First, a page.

Style & Beauty

Soft Style

By Jessica Dostie

After embracing “soft” comfort during the pandemic, why give it up now? Can you be comfy without sacrificing style? You bet! Here’s how. 

Go for the stretchy stuff.

“You can definitely have a put-together look and still feel like you’re in your pyjamas,” says columnist and TV host Laurence Bareil. Start by choosing clothes made of a stretchy material. “Even fitted clothing can be comfortable when it’s not too tight and is made of a stretchy fabric,” she says. Materials to look for on the label include elastane, Lycra, or spandex, which indicate that the piece you like will allow you to move easily. 

Mix it up.

Another way to give some oomph to a comfortable outfit is to dare to mix styles. “It’s easy to ‘chic up,’ as I like to say, clothes that are as comfortable as sweatpants or a loose, flowing dress by adding something more formal,” Bareil says. “That’s why the jacket is my all-time favourite piece: it serves the same purpose as a cardigan or denim jacket, but it’s more stylish.” It all comes down to the balance between the soft pieces and dressier ones.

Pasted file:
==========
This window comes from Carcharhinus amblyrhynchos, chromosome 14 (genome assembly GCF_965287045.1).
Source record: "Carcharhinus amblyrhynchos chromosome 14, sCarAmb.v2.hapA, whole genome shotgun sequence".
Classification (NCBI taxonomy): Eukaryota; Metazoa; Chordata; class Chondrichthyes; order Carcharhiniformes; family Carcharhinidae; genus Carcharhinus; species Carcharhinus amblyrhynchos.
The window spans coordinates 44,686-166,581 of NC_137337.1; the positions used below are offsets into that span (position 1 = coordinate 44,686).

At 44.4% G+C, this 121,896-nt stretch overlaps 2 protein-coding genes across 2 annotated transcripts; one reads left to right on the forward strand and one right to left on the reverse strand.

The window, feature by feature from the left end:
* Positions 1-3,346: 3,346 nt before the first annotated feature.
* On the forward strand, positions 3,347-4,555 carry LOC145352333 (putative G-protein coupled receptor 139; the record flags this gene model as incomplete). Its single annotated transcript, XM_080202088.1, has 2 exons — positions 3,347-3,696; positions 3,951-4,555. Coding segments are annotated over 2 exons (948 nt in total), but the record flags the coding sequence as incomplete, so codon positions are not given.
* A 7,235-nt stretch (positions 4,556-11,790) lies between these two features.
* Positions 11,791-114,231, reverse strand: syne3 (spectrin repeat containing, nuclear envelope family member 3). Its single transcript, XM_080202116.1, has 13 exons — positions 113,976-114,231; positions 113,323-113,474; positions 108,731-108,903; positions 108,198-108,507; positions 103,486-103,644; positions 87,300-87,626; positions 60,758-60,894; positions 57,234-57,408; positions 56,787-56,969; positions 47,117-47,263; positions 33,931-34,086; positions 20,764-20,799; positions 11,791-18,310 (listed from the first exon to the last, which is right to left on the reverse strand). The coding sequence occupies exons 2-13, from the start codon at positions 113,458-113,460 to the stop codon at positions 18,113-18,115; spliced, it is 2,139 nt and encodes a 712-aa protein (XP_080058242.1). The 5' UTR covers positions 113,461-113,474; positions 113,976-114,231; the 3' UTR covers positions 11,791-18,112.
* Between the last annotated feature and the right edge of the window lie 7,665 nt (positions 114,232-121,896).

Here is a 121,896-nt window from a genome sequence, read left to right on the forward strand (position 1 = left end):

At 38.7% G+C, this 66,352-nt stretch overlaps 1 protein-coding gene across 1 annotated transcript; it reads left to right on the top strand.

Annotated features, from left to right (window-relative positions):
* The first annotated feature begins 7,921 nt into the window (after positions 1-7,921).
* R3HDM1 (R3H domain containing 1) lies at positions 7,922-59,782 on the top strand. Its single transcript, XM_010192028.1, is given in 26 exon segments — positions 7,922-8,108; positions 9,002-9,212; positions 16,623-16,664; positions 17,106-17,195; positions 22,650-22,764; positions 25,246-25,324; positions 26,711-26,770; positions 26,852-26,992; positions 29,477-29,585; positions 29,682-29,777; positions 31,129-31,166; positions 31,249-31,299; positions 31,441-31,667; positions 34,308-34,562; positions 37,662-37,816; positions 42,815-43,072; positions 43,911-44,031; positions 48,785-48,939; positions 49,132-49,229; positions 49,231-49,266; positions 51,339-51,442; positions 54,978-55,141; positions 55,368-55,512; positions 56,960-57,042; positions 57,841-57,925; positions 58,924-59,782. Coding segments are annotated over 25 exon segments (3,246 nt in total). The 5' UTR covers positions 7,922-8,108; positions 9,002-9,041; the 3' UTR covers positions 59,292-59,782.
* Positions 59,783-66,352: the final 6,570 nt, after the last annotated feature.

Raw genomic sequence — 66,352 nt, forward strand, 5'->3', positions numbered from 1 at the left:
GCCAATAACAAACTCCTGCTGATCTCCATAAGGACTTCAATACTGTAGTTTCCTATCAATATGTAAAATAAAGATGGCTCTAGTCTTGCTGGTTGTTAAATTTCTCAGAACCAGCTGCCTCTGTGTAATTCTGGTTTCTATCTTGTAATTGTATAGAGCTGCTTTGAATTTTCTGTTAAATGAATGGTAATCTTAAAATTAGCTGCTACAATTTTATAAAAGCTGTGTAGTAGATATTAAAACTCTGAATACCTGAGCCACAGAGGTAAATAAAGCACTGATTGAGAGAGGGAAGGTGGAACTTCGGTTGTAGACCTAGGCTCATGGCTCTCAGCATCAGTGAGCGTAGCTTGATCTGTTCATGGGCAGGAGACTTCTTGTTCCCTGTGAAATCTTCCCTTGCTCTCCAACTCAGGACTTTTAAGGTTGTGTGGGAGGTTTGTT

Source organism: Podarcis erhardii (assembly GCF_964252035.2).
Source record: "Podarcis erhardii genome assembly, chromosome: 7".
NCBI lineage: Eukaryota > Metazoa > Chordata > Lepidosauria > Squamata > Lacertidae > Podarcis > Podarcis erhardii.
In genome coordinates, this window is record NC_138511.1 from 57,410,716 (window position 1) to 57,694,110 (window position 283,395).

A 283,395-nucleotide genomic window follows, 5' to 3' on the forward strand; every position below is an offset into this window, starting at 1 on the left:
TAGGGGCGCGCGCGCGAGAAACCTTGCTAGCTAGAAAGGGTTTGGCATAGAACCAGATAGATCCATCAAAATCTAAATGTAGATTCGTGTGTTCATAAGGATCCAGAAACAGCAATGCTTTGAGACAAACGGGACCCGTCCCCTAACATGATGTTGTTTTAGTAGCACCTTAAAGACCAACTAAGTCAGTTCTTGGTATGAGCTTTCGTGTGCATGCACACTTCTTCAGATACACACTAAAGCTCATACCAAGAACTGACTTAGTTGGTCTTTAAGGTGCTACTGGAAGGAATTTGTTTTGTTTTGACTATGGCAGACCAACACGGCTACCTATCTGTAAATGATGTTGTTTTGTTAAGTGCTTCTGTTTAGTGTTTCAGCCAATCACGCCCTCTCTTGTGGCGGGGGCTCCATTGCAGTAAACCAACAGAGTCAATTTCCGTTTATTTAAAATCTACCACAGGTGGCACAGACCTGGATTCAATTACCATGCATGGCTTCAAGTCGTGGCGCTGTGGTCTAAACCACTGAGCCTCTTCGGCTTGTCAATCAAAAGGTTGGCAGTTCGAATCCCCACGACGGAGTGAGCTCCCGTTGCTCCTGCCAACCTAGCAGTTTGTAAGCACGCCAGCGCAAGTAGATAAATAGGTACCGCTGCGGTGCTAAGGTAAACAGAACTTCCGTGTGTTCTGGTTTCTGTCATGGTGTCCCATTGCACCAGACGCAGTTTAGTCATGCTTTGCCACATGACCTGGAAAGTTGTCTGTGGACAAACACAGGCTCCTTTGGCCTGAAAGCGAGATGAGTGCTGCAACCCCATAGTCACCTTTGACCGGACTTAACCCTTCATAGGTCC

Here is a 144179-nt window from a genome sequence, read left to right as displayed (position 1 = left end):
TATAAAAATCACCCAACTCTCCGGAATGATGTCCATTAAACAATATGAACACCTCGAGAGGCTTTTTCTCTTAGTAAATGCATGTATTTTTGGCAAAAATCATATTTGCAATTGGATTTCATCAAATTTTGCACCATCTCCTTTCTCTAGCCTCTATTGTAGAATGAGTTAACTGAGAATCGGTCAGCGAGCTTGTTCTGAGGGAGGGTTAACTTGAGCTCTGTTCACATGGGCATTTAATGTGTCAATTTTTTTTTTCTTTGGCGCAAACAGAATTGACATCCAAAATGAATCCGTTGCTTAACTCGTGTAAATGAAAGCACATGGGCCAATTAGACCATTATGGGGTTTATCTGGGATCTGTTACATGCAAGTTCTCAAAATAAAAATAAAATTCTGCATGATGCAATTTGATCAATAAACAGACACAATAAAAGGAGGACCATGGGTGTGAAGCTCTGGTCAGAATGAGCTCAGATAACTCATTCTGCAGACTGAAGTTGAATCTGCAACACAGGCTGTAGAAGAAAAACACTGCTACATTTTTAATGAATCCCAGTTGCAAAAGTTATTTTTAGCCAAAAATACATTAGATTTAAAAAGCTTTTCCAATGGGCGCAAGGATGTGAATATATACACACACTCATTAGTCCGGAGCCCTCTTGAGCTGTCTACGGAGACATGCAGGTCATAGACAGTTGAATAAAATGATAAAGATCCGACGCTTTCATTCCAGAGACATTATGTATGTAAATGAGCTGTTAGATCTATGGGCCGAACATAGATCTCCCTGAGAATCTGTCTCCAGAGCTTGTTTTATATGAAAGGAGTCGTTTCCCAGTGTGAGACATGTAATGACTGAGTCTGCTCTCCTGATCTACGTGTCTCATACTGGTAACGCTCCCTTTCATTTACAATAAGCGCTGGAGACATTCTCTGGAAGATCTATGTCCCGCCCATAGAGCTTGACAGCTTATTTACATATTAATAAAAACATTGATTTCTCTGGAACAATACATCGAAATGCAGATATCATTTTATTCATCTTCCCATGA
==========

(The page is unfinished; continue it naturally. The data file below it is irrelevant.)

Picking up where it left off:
Choose the right shoes.

“When we think of chic and shoes, we tend to think of high-heeled pumps, but you can wear almost anything, from jeans to a pretty print dress, with comfortable sneakers,” Bareil says. Beyond running shoes, most brands now offer ultra-versatile sneakers in hot styles. “At the moment, platform sneakers are very popular. It’s a great way to get some height and lengthen the leg in comfort. I swear by them.” 

Opt for cuts that flatter your figure.

While loose-fitting cuts add to comfort, it’s possible—and easy—to wear them in a way that highlights your figure. “Once again, balance is important,” Bareil says. The secret is to define the proportions (around one-third torso and two-thirds leg, she estimates) while drawing attention to your waist at navel level. “You don’t have to wear a belt. If you’re wearing baggy pants and a top with a more square cut, all you need to do is to tuck the hem of your top into the waist of your pants, in the middle, and let the rest fall.” This technique—called a French tuck—allows you to emphasize your waist and balance your shape.